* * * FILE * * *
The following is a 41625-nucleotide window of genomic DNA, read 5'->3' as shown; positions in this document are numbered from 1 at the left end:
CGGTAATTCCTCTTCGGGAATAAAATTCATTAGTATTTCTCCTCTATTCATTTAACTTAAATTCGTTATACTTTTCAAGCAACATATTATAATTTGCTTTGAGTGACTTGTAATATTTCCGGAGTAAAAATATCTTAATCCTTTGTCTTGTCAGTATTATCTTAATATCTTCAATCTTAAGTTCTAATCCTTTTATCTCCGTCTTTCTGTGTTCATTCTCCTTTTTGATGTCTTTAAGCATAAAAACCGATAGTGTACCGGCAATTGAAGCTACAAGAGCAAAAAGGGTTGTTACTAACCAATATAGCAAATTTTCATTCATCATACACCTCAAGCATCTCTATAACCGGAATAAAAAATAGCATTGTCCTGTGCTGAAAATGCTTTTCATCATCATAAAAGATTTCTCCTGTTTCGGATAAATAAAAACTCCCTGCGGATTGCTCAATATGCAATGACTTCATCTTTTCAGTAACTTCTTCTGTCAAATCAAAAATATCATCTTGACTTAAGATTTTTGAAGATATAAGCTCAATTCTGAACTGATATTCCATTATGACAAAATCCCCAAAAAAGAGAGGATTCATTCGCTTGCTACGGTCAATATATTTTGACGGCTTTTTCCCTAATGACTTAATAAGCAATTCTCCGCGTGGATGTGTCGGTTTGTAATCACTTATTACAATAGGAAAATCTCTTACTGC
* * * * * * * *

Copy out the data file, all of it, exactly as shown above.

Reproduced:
The following is a 41625-nucleotide window of genomic DNA, read 5'->3' as shown; positions in this document are numbered from 1 at the left end:
CGGTAATTCCTCTTCGGGAATAAAATTCATTAGTATTTCTCCTCTATTCATTTAACTTAAATTCGTTATACTTTTCAAGCAACATATTATAATTTGCTTTGAGTGACTTGTAATATTTCCGGAGTAAAAATATCTTAATCCTTTGTCTTGTCAGTATTATCTTAATATCTTCAATCTTAAGTTCTAATCCTTTTATCTCCGTCTTTCTGTGTTCATTCTCCTTTTTGATGTCTTTAAGCATAAAAACCGATAGTGTACCGGCAATTGAAGCTACAAGAGCAAAAAGGGTTGTTACTAACCAATATAGCAAATTTTCATTCATCATACACCTCAAGCATCTCTATAACCGGAATAAAAAATAGCATTGTCCTGTGCTGAAAATGCTTTTCATCATCATAAAAGATTTCTCCTGTTTCGGATAAATAAAAACTCCCTGCGGATTGCTCAATATGCAATGACTTCATCTTTTCAGTAACTTCTTCTGTCAAATCAAAAATATCATCTTGACTTAAGATTTTTGAAGATATAAGCTCAATTCTGAACTGATATTCCATTATGACAAAATCCCCAAAAAAGAGAGGATTCATTCGCTTGCTACGGTCAATATATTTTGACGGCTTTTTCCCTAATGACTTAATAAGCAATTCTCCGCGTGGATGTGTCGGTTTGTAATCACTTATTACAATAGGAAAATCTCTTACTGC